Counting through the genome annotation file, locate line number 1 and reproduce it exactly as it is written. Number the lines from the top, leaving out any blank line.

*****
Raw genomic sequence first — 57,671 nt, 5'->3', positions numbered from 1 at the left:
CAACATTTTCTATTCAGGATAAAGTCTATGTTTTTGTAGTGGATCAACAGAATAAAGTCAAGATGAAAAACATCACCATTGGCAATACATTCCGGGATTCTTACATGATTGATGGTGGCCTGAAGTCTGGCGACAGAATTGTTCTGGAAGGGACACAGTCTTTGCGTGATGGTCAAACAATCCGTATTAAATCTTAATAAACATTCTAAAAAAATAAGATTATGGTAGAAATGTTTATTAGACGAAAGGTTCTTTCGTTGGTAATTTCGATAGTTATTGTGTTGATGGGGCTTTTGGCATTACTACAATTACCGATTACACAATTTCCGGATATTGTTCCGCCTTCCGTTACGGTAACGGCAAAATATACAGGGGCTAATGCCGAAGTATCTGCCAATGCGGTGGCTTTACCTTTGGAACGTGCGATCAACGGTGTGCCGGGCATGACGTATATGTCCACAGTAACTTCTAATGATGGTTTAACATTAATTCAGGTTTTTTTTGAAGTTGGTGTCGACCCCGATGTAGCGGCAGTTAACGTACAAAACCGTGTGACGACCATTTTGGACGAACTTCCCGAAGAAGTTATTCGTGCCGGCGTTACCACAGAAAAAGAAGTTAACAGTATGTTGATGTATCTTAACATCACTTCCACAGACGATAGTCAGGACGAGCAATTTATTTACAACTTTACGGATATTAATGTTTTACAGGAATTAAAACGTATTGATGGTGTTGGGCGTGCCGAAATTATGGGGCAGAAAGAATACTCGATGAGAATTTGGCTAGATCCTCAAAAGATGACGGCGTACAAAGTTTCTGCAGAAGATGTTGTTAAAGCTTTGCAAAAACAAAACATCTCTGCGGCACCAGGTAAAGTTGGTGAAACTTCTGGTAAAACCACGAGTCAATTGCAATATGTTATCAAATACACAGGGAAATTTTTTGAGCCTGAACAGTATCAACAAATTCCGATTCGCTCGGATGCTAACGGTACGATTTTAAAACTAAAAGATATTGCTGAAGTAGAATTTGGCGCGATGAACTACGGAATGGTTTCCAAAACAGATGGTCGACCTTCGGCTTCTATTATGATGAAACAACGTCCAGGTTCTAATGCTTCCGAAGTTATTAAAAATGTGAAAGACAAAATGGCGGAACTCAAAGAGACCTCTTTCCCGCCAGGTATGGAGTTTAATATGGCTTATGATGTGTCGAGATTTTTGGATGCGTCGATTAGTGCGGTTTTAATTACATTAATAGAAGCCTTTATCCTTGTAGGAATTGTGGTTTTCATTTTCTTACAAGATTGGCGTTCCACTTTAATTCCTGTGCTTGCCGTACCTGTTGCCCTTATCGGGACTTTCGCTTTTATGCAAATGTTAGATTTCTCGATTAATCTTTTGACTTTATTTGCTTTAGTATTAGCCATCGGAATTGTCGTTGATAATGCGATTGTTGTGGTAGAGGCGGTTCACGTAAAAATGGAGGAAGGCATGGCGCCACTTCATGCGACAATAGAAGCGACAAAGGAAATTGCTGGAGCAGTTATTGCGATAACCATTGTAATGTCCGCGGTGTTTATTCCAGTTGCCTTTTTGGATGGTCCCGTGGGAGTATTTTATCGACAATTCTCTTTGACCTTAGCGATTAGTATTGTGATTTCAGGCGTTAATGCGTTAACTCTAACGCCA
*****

Raw genomic sequence first — 57,671 nt, 5'->3', positions numbered from 1 at the left: